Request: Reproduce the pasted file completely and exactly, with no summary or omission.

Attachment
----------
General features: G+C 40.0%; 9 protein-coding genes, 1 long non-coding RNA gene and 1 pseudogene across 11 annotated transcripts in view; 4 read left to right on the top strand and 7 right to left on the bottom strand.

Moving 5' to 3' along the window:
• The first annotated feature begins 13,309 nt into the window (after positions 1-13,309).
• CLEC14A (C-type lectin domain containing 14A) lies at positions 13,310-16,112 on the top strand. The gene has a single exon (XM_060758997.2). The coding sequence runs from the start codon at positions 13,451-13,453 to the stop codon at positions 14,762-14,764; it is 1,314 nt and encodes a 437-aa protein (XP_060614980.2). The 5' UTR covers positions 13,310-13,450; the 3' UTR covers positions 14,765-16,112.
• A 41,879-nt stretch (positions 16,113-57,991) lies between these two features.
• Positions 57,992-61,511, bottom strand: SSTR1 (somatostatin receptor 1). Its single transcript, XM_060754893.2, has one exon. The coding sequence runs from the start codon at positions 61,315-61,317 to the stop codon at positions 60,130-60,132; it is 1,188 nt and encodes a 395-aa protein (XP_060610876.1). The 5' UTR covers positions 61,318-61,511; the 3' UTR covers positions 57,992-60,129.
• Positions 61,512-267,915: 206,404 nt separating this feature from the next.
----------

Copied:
General features: G+C 40.0%; 9 protein-coding genes, 1 long non-coding RNA gene and 1 pseudogene across 11 annotated transcripts in view; 4 read left to right on the top strand and 7 right to left on the bottom strand.

Moving 5' to 3' along the window:
• The first annotated feature begins 13,309 nt into the window (after positions 1-13,309).
• CLEC14A (C-type lectin domain containing 14A) lies at positions 13,310-16,112 on the top strand. The gene has a single exon (XM_060758997.2). The coding sequence runs from the start codon at positions 13,451-13,453 to the stop codon at positions 14,762-14,764; it is 1,314 nt and encodes a 437-aa protein (XP_060614980.2). The 5' UTR covers positions 13,310-13,450; the 3' UTR covers positions 14,765-16,112.
• A 41,879-nt stretch (positions 16,113-57,991) lies between these two features.
• Positions 57,992-61,511, bottom strand: SSTR1 (somatostatin receptor 1). Its single transcript, XM_060754893.2, has one exon. The coding sequence runs from the start codon at positions 61,315-61,317 to the stop codon at positions 60,130-60,132; it is 1,188 nt and encodes a 395-aa protein (XP_060610876.1). The 5' UTR covers positions 61,318-61,511; the 3' UTR covers positions 57,992-60,129.
• Positions 61,512-267,915: 206,404 nt separating this feature from the next.